Due west of Peckham lies Clapham, the largest of the South London Commons, 220 acres in extent; although, being flat and compact in shape, it does not appear larger than Tooting, which is really only 10 acres less, but of more rambling shape. The Common has suffered much less than most of its neighbours from enclosures. It was shared between two manors, Battersea and Clapham, and the rival lords and commonalities, each jealous of their own special rights, were more careful to prevent encroachments than was often the case. At one time Battersea went so far as to dig a great ditch to prevent the cattle of the Clapham people coming into its part of the ground. The other parish resisted and filled up the ditch, and was sued for trespass by Battersea, which, however, lost its case-this ended in 1718. The Common has an air of dignified respectability, and is still surrounded with some solid old-fashioned houses, although modern innovations have destroyed a great number of them. A nice old buttressed wall, over which ilex trees show their heads, and suggest possibilities of a shady lawn, carries one back to the time when Pepys retired to Clapham to "a very noble house and sweete place, where he enjoyed the fruite of his labour in great prosperity"; or to the days when Wilberforce lived there, and he, together with the other workers in the same cause, Clarkson, Granville Sharp, and Zachary Macaulay, used to meet at the house of John Thornton by the Common.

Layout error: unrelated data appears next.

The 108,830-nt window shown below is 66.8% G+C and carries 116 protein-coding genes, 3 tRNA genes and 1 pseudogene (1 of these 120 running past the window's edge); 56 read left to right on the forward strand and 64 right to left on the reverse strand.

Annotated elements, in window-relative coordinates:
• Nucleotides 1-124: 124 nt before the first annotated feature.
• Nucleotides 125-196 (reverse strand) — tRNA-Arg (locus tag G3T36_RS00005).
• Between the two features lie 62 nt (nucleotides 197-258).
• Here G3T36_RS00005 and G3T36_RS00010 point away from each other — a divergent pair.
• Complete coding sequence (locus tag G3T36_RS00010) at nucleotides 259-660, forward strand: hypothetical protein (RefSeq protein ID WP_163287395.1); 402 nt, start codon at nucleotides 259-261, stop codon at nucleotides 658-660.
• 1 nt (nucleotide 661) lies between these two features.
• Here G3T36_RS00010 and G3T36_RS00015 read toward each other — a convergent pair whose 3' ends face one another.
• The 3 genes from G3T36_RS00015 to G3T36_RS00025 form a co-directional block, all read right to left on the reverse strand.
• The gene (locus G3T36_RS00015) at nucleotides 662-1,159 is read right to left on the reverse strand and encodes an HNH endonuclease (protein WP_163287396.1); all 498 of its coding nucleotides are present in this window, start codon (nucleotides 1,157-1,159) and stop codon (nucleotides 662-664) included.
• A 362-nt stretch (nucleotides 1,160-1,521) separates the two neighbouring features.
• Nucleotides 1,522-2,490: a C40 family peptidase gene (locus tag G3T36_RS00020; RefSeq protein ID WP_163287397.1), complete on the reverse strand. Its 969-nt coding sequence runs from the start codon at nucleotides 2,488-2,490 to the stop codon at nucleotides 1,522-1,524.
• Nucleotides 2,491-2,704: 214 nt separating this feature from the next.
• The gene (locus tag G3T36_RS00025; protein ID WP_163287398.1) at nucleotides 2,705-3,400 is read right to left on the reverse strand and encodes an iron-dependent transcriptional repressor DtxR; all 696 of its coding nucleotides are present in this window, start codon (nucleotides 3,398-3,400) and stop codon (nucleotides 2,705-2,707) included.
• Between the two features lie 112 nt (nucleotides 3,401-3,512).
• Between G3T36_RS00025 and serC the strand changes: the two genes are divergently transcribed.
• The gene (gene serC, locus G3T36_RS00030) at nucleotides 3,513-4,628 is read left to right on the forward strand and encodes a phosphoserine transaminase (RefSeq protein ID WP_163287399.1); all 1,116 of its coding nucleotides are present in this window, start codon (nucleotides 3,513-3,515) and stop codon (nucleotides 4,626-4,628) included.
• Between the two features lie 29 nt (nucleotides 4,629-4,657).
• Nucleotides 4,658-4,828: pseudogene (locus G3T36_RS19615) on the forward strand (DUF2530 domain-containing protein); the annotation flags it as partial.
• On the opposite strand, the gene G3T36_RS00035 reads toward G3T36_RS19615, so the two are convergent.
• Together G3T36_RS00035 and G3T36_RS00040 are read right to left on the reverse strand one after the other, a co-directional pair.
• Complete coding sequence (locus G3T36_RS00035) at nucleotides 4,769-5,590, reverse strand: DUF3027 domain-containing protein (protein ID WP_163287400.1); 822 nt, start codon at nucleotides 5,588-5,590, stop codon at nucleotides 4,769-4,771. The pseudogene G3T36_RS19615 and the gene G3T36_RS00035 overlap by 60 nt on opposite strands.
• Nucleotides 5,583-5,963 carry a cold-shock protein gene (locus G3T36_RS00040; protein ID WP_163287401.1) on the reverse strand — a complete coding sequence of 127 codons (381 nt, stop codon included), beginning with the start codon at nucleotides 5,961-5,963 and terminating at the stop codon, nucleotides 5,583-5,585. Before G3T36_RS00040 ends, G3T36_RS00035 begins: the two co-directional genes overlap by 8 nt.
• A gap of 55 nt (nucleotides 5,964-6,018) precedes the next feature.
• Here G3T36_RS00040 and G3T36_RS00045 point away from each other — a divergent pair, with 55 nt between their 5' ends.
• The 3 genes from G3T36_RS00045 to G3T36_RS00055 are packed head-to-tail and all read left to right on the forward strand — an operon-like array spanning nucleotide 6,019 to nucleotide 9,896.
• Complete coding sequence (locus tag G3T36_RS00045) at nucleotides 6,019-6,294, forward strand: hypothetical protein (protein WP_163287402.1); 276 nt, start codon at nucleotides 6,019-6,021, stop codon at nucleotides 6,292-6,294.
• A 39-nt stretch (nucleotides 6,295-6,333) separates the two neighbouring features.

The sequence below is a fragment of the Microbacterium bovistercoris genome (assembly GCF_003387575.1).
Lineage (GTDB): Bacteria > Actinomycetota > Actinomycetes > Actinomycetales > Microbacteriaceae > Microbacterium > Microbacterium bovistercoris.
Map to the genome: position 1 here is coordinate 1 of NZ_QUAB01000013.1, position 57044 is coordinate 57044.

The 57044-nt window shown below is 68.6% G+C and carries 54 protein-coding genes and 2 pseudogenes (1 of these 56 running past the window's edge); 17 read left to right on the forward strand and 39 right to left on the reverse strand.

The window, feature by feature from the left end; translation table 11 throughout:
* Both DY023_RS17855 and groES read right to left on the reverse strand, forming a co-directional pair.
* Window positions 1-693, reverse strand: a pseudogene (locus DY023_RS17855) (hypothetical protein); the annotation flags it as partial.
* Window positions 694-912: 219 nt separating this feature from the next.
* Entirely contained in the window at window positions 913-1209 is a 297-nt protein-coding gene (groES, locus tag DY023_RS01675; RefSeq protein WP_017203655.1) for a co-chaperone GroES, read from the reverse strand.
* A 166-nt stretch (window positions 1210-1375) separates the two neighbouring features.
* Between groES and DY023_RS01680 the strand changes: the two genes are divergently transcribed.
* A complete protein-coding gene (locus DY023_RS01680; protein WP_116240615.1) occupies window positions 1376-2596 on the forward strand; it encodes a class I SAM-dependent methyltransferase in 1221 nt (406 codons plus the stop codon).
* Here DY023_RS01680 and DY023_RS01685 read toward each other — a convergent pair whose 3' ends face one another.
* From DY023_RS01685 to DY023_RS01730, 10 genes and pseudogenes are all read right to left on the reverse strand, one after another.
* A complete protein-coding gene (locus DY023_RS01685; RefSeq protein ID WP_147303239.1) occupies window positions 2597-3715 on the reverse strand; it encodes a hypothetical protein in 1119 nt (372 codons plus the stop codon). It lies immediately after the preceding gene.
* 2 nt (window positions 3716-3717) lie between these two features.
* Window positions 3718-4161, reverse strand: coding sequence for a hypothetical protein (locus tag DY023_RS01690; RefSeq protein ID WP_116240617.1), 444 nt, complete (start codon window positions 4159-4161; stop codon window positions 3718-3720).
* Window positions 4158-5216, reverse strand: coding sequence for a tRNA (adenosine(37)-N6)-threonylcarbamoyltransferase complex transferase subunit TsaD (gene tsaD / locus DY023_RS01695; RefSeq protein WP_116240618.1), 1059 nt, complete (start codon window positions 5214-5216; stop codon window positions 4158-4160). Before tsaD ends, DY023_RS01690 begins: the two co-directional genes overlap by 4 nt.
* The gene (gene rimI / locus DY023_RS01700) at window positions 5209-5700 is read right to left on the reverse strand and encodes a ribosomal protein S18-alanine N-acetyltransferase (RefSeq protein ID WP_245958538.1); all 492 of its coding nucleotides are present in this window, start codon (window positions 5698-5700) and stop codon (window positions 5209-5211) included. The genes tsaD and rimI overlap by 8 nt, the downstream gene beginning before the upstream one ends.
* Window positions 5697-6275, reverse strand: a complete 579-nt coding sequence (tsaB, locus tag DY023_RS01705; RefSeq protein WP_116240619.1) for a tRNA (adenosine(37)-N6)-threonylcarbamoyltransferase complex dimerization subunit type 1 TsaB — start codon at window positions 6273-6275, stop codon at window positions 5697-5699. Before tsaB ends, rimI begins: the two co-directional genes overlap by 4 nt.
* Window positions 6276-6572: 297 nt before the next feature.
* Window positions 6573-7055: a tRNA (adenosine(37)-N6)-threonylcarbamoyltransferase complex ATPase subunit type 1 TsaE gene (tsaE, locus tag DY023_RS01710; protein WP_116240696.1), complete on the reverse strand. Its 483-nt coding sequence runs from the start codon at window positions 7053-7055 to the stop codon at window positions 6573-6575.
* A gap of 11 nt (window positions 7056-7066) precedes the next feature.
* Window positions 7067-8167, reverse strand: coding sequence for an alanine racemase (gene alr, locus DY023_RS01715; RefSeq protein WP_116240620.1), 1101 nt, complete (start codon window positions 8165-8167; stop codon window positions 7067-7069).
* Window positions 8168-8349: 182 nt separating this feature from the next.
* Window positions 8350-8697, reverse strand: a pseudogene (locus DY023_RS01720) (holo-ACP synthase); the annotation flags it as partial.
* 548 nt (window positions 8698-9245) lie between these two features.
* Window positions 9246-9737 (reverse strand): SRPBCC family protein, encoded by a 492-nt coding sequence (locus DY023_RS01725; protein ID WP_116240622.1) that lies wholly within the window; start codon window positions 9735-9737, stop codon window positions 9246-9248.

There is nothing wild now about the Common, and the numbers of paths which intersect it are edged by high iron railings, to prevent the entire wearing away of the grass. The beauty of the ground is its trees. They proclaim it to be an old and honoured open space, and not a modern creation. Only one tree has any pretentions to historical interest, having been planted by the eldest son of Captain Cook the explorer, but only a stump remains. The ponds are the distinctive feature of the Common, and there are several of them dotted about, the joy of boys for bathing and boat-sailing. The origin of most of them has been gravel pits dug in early days. There is the Cock Pond near the church, the Long Pond, the Mount Pond, and the Eagle House Pond, some of them fairly large. The Mount Pond was at one time nearly lost to the Common, as about 1748 a Mr. Henton Brown, who had a house close by, and who kept a boat on the water, obtained leave to fence it in for his own private gratification. It was not until others followed Mr. Brown's example, and further encroachments began to frighten the parish, that it repented of having let in the thin end of the wedge. A committee was formed to watch over the interests of the Common lands, and took away Mr. Brown's privileges; but in spite of their vigilance other pieces were from time to time taken away. A little group of houses by the Windmill Inn are on the site of one of these shavings off the area, for a house called Windmill Place. The church was built on a corner of the Common in 1774, and has a peaceful, solid, dignified appearance, standing among fine old elms and away from the din of trams, which rush in all directions from the corner hard by. It was built to replace an older parish church, which was described as "a mean edifice, without a steeple" by a writer of the eighteenth century, who admired the "elegant" one which took its place. The present generation would hardly apply that epithet to the massive Georgian edifice, but it seems to suit its surroundings: substantial and unostentatious, recalling memories of the evangelical revival, it seems an essential part of the Common and its history.